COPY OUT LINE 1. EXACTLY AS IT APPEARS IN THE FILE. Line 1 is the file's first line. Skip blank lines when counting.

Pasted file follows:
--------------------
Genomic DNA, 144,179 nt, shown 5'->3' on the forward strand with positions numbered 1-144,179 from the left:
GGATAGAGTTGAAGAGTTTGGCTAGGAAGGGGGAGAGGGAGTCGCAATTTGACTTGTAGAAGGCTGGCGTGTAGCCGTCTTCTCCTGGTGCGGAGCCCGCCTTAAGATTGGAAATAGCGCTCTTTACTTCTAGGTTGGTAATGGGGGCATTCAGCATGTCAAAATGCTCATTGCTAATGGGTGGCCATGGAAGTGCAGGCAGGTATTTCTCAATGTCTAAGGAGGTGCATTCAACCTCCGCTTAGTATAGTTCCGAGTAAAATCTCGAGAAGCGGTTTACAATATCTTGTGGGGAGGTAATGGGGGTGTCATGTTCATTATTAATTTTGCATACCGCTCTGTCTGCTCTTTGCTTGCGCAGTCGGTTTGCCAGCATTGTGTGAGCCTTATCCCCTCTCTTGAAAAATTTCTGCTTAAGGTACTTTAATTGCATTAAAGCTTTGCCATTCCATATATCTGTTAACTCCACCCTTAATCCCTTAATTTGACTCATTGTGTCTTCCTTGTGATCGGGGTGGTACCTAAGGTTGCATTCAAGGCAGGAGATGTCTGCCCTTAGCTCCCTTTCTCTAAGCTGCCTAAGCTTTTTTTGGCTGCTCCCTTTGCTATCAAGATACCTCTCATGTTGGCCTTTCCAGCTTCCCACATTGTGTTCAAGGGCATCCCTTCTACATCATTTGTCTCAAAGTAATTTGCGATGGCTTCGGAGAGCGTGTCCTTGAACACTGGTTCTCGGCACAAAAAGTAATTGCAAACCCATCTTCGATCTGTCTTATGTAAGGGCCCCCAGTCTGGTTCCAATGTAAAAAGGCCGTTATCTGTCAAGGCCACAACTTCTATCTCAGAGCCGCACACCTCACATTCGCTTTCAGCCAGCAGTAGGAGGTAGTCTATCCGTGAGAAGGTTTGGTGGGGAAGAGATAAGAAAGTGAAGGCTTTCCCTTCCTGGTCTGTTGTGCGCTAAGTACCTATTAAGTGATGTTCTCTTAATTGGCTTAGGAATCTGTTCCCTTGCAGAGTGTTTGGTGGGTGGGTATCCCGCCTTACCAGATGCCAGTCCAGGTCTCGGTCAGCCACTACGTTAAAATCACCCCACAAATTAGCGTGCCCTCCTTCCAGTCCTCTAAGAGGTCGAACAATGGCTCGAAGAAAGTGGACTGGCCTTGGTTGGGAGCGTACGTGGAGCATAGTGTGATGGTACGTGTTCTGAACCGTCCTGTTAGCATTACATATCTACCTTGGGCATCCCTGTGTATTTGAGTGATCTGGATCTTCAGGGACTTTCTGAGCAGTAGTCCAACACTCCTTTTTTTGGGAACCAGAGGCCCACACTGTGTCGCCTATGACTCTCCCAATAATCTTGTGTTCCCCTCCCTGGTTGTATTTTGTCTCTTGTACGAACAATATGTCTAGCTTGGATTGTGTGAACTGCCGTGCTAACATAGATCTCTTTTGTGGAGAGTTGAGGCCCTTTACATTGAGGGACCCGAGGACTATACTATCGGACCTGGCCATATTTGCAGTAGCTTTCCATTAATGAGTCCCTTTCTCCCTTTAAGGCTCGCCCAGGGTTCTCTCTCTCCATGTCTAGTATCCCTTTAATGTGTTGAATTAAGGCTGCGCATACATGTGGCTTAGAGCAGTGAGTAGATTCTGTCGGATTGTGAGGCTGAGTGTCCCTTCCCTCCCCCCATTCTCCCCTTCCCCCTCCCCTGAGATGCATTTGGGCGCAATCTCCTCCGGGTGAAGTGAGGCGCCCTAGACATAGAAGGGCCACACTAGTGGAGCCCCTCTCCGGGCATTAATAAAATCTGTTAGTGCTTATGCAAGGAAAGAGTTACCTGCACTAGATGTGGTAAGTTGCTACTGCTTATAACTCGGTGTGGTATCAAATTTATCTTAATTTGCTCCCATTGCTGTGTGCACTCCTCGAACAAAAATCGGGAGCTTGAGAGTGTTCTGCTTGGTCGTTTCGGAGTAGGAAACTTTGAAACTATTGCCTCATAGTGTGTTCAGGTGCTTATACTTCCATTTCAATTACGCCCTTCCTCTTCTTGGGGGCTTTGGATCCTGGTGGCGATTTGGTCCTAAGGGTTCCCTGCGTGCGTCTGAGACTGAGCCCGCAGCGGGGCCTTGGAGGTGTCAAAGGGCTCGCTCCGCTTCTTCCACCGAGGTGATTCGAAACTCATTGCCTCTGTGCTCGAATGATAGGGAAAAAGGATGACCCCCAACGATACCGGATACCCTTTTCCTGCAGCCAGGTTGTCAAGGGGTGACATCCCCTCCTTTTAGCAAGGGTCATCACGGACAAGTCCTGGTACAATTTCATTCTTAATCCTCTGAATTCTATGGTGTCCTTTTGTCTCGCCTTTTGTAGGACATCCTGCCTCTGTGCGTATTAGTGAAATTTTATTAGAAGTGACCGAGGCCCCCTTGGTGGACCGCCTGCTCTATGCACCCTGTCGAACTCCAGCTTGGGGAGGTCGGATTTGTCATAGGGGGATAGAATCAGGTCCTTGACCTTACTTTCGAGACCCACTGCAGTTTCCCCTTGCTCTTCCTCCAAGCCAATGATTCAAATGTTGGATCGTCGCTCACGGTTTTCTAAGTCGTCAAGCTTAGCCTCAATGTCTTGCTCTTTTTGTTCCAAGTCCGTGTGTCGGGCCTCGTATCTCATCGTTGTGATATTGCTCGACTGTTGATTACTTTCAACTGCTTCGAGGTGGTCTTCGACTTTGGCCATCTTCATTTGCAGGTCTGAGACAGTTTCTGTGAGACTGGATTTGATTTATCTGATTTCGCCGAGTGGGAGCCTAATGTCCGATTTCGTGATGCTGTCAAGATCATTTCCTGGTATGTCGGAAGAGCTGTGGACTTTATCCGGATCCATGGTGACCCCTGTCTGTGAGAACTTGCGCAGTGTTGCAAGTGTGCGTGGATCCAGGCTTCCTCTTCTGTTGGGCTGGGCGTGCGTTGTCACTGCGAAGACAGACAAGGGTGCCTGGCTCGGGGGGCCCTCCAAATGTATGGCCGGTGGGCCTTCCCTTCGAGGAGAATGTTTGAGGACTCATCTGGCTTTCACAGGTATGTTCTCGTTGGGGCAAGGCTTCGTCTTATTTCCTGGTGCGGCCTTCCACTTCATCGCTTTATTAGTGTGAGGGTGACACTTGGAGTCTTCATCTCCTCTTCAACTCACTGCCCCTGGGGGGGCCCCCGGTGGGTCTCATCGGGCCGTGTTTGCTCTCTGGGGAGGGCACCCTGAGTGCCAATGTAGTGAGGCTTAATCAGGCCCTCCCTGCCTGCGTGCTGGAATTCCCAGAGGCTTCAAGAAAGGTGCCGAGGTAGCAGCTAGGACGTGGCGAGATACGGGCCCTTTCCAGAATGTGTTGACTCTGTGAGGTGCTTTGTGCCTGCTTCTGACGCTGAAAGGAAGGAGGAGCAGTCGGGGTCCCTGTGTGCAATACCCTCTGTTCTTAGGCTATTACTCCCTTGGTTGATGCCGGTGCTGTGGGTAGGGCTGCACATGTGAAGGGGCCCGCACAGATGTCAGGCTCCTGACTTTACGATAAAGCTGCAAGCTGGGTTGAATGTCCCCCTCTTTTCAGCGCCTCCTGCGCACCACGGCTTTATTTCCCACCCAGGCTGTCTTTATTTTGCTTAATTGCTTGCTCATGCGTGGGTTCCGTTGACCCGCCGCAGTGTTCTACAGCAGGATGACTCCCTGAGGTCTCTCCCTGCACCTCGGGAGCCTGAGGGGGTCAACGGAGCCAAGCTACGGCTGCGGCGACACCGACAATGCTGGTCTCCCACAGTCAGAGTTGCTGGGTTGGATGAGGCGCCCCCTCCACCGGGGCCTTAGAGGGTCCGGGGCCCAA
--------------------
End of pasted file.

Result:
Genomic DNA, 144,179 nt, shown 5'->3' on the forward strand with positions numbered 1-144,179 from the left: